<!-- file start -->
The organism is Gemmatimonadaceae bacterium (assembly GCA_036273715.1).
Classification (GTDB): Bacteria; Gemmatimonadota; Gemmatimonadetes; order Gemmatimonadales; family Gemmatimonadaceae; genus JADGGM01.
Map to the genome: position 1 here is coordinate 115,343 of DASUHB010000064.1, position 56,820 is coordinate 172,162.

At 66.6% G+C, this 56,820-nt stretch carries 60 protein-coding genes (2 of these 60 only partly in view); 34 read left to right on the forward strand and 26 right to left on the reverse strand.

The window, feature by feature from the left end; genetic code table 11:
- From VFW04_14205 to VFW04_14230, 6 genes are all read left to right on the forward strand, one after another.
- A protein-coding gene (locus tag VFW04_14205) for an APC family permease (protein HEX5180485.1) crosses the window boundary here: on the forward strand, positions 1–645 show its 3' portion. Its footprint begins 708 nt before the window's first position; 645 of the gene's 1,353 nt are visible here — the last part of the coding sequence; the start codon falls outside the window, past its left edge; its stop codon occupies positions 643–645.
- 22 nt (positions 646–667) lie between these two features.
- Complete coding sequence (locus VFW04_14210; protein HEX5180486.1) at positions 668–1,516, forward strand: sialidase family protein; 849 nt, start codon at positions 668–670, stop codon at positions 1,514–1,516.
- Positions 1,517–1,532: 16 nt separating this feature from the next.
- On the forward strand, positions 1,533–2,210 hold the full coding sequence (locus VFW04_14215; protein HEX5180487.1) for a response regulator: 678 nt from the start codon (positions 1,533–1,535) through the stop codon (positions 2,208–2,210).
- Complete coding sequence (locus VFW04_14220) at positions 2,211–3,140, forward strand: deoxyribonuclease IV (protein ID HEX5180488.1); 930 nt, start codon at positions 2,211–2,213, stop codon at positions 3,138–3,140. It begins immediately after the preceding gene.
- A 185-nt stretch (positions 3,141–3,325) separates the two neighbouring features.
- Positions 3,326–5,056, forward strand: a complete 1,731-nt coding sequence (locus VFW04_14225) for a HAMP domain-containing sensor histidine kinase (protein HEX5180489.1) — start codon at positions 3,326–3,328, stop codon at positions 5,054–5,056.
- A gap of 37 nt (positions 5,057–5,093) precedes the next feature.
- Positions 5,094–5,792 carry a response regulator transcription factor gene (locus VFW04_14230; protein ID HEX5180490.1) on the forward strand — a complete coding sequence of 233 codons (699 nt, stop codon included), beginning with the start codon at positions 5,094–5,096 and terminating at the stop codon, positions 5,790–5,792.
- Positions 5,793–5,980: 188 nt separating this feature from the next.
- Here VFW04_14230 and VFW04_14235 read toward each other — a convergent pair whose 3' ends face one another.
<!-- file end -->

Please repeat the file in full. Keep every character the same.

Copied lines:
The organism is Gemmatimonadaceae bacterium (assembly GCA_036273715.1).
Classification (GTDB): Bacteria; Gemmatimonadota; Gemmatimonadetes; order Gemmatimonadales; family Gemmatimonadaceae; genus JADGGM01.
Map to the genome: position 1 here is coordinate 115,343 of DASUHB010000064.1, position 56,820 is coordinate 172,162.

At 66.6% G+C, this 56,820-nt stretch carries 60 protein-coding genes (2 of these 60 only partly in view); 34 read left to right on the forward strand and 26 right to left on the reverse strand.

The window, feature by feature from the left end; genetic code table 11:
- From VFW04_14205 to VFW04_14230, 6 genes are all read left to right on the forward strand, one after another.
- A protein-coding gene (locus tag VFW04_14205) for an APC family permease (protein HEX5180485.1) crosses the window boundary here: on the forward strand, positions 1–645 show its 3' portion. Its footprint begins 708 nt before the window's first position; 645 of the gene's 1,353 nt are visible here — the last part of the coding sequence; the start codon falls outside the window, past its left edge; its stop codon occupies positions 643–645.
- 22 nt (positions 646–667) lie between these two features.
- Complete coding sequence (locus VFW04_14210; protein HEX5180486.1) at positions 668–1,516, forward strand: sialidase family protein; 849 nt, start codon at positions 668–670, stop codon at positions 1,514–1,516.
- Positions 1,517–1,532: 16 nt separating this feature from the next.
- On the forward strand, positions 1,533–2,210 hold the full coding sequence (locus VFW04_14215; protein HEX5180487.1) for a response regulator: 678 nt from the start codon (positions 1,533–1,535) through the stop codon (positions 2,208–2,210).
- Complete coding sequence (locus VFW04_14220) at positions 2,211–3,140, forward strand: deoxyribonuclease IV (protein ID HEX5180488.1); 930 nt, start codon at positions 2,211–2,213, stop codon at positions 3,138–3,140. It begins immediately after the preceding gene.
- A 185-nt stretch (positions 3,141–3,325) separates the two neighbouring features.
- Positions 3,326–5,056, forward strand: a complete 1,731-nt coding sequence (locus VFW04_14225) for a HAMP domain-containing sensor histidine kinase (protein HEX5180489.1) — start codon at positions 3,326–3,328, stop codon at positions 5,054–5,056.
- A gap of 37 nt (positions 5,057–5,093) precedes the next feature.
- Positions 5,094–5,792 carry a response regulator transcription factor gene (locus VFW04_14230; protein ID HEX5180490.1) on the forward strand — a complete coding sequence of 233 codons (699 nt, stop codon included), beginning with the start codon at positions 5,094–5,096 and terminating at the stop codon, positions 5,790–5,792.
- Positions 5,793–5,980: 188 nt separating this feature from the next.
- Here VFW04_14230 and VFW04_14235 read toward each other — a convergent pair whose 3' ends face one another.